Monday, October 15, 2012

2012 Los Angeles Dodgers Season Review: Bullpen

The Dodgers had a pretty good bullpen this season. Aside from a higher-than-desired walks per nine rate, the group was better than last season.

Dodgers' bullpen by the numbers
30-20 W-L
3.23 ERA
1.26 WHIP
7.2 H/9
0.7 HR/9
4.1 BB/9
8.8 K/9
2.14 K/BB
40 saves

Individual Performers

Ronald Belisario
8-1, 2.54 ERA, 1.07 WHIP, 6.0 H/9, 0.4 HR/9, 3.7 BB/9, 8.7 K/9, 3.09 FIP, 1 save
- Belisario, who didn't pitch at all in 2012, started this season by being suspended for 25 games. Obviously, that had no negative impact on his performance as he was the Dodgers' second-most reliable reliever. Despite an ERA half a run higher than his 2009 performance, he actually pitched better in 2012. And to think, I actually questioned the Dodgers giving Belisario another shot.
Grade: A

Randy Choate
0-0, 4.05 ERA, 1.65 WHIP, 8.8 H/9, 0.7 HR/9, 6.1 BB/9, 7.4 K/9
- Choate was acquired in the Hanley Ramirez deal and filled a need for the Dodgers. His performance as a Dodger was just "meh." He was the true definition of a LOOGY, as he appeared in 36 games for the Dodgers but threw just 13 1/3 innings. He walked too many hitters (nine, included three intentionally) and gave up too many hits. However, I wouldn't be opposed to the team bringing him back.
Grade: C

Todd Coffey
1-0, 4.66 ERA, 1.34 WHIP, 7.9 H/9, 0.5 HR/9, 4.2 BB/9, 8.4 K/9, 3.61 FIP
- Coffey was a late signing and I didn't really understand it at the time. He got off to a rough start, but he really turned it on in June, allowing just two hits and no runs in 8 2/3 innings. In Coffey's first July outing, he gave up two runs in 2/3 of an inning. It would also be his last outing of the season as he would suffer a torn ulnar collateral ligament and need Tommy John surgery.
Grade: C

Scott Elbert
1-1, 2.20 ERA, 1.22 WHIP, 7.4 H/9, 0.8 HR/9, 3.6 BB/9, 8.0 K/9, 3.80 FIP
- Elbert was a solid performer out of the Dodgers' bullpen for the second year in a row. He was the only left-hander until the team acquired Choate in July. Elbert's 2.20 ERA was better than 2011 (2.43), but a few of his peripherals weren't as good. His FIP was up more than a point and his K/9 dropped by 1.2. He injured his elbow late in the season and had surgery. Thankfully, it wasn't Tommy John.
Grade: B

Javy Guerra
2-3, 2.60 ERA, 1.49 WHIP, 8.8 H/9, 0.2 HR/9, 4.6 BB/9, 7.4 K/9, 3.34 FIP, 8 saves
- Guerra started the season as the team's closer and got off to a quick start. However, he struggled and was ousted from the role. He also spent time on the disabled list this season. Despite all that, he was somewhat effective for the Dodgers this season. His WHIP was 30 points higher than last season due to a higher hits per nine and walks per nine. He'll need to get a handle on that going forward.
Grade: C+

Matt Guerrier
0-2, 3.86 ERA, 1.07 WHIP, 5.1 H/9, 1.9 HR/9, 4.5 BB/9, 5.8 K/9, 6.31 FIP
- Guerrier hit the disabled list for the first time in his career in 2012. Fitting, considering the Dodgers foolishly signed him to a 3-year contract prior to the 2011 season. When he did pitch, however, he was relatively ineffective, as he walked seven and gave up three home runs in 14 innings. He's set to make $3.75 million this season, so he isn't going anywhere.
Grade: D+

Kenley Jansen
5-3, 2.35 ERA, 0.85 WHIP, 4.6 H/9, 0.8 HR/9, 3.0 BB/9, 13.7 K/9, 2.40 FIP,  25 saves
- Jansen, as he did last season, dominated out of the bullpen. Unfortunately, like last season, missed time with a heart issue. That's pretty much the only blemish on his record. Aside from a late-August blemish against Colorado, Jansen was nails in the second half. Early on, I wondered if Jansen's decreased velocity was something to be concerned about. Judging by the results, I'd say no. But it is interesting to note his velocity was down 1.4 MPH from 2011.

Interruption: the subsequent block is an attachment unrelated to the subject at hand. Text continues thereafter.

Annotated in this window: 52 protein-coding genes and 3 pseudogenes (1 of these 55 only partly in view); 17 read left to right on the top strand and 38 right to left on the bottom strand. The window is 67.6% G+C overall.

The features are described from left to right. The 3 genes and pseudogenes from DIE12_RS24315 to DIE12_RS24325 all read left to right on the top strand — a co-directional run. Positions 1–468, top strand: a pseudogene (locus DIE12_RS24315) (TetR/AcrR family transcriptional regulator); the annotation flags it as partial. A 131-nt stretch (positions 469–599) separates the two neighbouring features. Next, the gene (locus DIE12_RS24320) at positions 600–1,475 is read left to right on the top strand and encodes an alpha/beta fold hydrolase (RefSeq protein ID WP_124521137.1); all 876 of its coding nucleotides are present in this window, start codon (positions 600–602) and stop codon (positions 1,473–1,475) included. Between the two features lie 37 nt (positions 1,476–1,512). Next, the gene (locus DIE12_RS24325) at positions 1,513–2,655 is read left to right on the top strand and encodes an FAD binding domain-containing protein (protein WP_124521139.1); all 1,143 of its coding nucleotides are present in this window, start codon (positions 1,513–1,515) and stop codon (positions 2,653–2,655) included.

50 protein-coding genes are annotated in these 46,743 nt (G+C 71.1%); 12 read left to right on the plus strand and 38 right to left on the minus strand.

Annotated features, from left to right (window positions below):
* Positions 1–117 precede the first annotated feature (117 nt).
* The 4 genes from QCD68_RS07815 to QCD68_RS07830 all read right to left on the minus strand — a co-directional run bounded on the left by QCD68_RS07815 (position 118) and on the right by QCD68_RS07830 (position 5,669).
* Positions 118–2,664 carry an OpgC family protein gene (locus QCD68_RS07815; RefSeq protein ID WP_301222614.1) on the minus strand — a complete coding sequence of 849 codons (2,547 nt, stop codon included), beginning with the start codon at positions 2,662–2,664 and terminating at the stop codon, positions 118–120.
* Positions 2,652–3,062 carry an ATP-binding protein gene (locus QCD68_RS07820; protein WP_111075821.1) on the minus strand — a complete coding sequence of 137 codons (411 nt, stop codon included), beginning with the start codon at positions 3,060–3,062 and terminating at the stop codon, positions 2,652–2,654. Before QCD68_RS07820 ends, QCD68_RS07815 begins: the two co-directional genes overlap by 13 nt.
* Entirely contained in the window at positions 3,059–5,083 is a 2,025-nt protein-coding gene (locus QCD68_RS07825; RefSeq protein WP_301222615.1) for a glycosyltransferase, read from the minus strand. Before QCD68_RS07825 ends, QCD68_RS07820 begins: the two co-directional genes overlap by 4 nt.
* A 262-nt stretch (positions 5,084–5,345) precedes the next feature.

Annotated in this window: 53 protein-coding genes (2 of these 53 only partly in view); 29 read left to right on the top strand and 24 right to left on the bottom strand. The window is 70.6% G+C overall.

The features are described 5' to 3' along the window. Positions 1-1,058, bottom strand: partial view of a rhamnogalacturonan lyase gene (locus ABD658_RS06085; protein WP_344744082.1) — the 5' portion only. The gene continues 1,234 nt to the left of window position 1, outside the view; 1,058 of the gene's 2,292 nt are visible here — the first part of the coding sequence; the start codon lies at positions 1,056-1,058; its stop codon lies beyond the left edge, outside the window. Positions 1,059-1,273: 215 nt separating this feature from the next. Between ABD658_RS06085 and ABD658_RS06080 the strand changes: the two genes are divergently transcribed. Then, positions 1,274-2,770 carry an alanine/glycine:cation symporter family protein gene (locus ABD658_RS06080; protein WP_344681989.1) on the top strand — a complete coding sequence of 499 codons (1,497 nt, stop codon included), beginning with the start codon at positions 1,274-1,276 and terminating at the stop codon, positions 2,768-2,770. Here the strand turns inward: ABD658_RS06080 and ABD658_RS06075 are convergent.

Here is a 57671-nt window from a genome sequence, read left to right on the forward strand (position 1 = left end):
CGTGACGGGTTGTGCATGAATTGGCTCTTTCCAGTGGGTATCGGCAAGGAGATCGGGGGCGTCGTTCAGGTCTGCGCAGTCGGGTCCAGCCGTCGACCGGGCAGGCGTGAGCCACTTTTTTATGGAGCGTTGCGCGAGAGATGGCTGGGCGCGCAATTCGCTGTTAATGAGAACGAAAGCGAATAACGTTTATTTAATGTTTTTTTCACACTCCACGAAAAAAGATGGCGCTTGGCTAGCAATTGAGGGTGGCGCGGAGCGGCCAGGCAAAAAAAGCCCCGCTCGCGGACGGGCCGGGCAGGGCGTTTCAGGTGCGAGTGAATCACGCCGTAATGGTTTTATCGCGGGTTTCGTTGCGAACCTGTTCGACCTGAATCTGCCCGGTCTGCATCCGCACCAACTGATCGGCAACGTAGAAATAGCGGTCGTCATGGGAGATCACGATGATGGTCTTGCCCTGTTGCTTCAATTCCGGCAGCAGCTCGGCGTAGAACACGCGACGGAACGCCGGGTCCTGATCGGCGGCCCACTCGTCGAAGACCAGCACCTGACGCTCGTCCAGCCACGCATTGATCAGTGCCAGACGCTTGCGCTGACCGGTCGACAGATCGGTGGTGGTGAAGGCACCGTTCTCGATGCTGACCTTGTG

Grade: A

Brandon League
2-1, 2.30 ERA, 1.13 WHIP, 5.6 H/9, 0.0 HR/9, 4.6 BB/9, 8.9 K/9, 6 saves
- League was quite valuable for the Dodgers down the stretch, filling in for the injured Jansen as the Dodger closer. The only area where he struggled was the walks. He'll need to bring that down no matter where he ends up. While I wasn't a fan of the trade at the time, I recently penned a post saying the Dodgers should re-sign the hard-throwing righty.
Grade: A-

Josh Lindblom
2-2, 3.02 ERA, 1.26 WHIP, 7.9 H/9, 1.7 HR/9, 3.4 BB/9, 8.1 K/9
- Before he was traded to Philadelphia, Lindblom was sharing setup man duties with Belisario. Aside from the inordinate number of home runs allowed, Lindblom pitched well in the role. If there's one position the Dodgers can afford to trade, it's right-handed relievers.
Grade: B-

Shawn Tolleson
3-1, 4.30 ERA, 1.33 WHIP, 7.2 H/9, 1.0 HR/9, 4.8 BB/9, 9.3 K/9, 4.08 FIP
- Tolleson made an inauspicious debut, walking the first two batters he would ever face (on 10 pitches). But he still managed to be a serviceable middle reliever for the Dodgers. He was able to strike out more than a batter per inning, but he has to refine his control and command. The Dodgers will need him to take the next step. He profiles as a better reliever than Lindblom, so that shouldn't be too hard for him.
Grade: C+

Jamey Wright
5-3, 3.72 ERA, 1.51 WHIP, 9.6 H/9, 0.3 HR/9, 4.0 BB/9, 7.2 K/9, 3.39 FIP
- Wright was a non-roster invitee and, as he had the seven previous seasons, made a big league roster. For who he is and what he brings, he pitched a hell of a lot better than anyone could have expected. Still, he wasn't exactly getting the ball in the ninth inning of a close game. At least he kept the ball in the yard, though. The Dodgers have said they want to bring back their free agent relievers, but I'm hoping that doesn't include Wright.
Grade: C

The rest

Rubby De La Rosa, Grade: INC
John Ely, Grade: INC
Mike MacDougal, Grade: F
Paco Rodriguez, Grade: B+
Josh Wall, Grade: INC

Photo credit: Dustin Nosler, Feelin' Kinda Blue

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